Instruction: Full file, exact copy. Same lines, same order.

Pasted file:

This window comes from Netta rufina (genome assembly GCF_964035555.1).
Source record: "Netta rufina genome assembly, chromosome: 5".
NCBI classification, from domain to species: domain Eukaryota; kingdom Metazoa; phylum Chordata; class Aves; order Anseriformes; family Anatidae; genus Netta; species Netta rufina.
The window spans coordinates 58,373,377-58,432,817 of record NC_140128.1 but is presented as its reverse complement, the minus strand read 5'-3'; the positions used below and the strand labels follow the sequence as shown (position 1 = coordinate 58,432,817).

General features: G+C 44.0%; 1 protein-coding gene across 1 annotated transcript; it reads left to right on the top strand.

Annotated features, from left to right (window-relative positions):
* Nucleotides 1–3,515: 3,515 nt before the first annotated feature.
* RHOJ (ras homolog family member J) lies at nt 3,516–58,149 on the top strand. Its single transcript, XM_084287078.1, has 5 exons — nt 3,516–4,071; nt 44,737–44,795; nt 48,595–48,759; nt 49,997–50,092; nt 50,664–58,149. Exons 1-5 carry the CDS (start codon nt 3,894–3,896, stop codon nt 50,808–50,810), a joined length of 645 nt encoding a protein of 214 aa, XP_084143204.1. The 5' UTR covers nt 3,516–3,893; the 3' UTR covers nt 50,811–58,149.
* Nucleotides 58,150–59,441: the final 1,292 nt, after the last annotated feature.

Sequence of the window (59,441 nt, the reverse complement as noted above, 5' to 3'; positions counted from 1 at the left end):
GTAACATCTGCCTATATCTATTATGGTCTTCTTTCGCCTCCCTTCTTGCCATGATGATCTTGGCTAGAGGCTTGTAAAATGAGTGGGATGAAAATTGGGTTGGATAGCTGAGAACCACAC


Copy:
This window comes from Netta rufina (genome assembly GCF_964035555.1).
Source record: "Netta rufina genome assembly, chromosome: 5".
NCBI classification, from domain to species: domain Eukaryota; kingdom Metazoa; phylum Chordata; class Aves; order Anseriformes; family Anatidae; genus Netta; species Netta rufina.
The window spans coordinates 58,373,377-58,432,817 of record NC_140128.1 but is presented as its reverse complement, the minus strand read 5'-3'; the positions used below and the strand labels follow the sequence as shown (position 1 = coordinate 58,432,817).

General features: G+C 44.0%; 1 protein-coding gene across 1 annotated transcript; it reads left to right on the top strand.

Annotated features, from left to right (window-relative positions):
* Nucleotides 1–3,515: 3,515 nt before the first annotated feature.
* RHOJ (ras homolog family member J) lies at nt 3,516–58,149 on the top strand. Its single transcript, XM_084287078.1, has 5 exons — nt 3,516–4,071; nt 44,737–44,795; nt 48,595–48,759; nt 49,997–50,092; nt 50,664–58,149. Exons 1-5 carry the CDS (start codon nt 3,894–3,896, stop codon nt 50,808–50,810), a joined length of 645 nt encoding a protein of 214 aa, XP_084143204.1. The 5' UTR covers nt 3,516–3,893; the 3' UTR covers nt 50,811–58,149.
* Nucleotides 58,150–59,441: the final 1,292 nt, after the last annotated feature.

Sequence of the window (59,441 nt, the reverse complement as noted above, 5' to 3'; positions counted from 1 at the left end):
GTAACATCTGCCTATATCTATTATGGTCTTCTTTCGCCTCCCTTCTTGCCATGATGATCTTGGCTAGAGGCTTGTAAAATGAGTGGGATGAAAATTGGGTTGGATAGCTGAGAACCACAC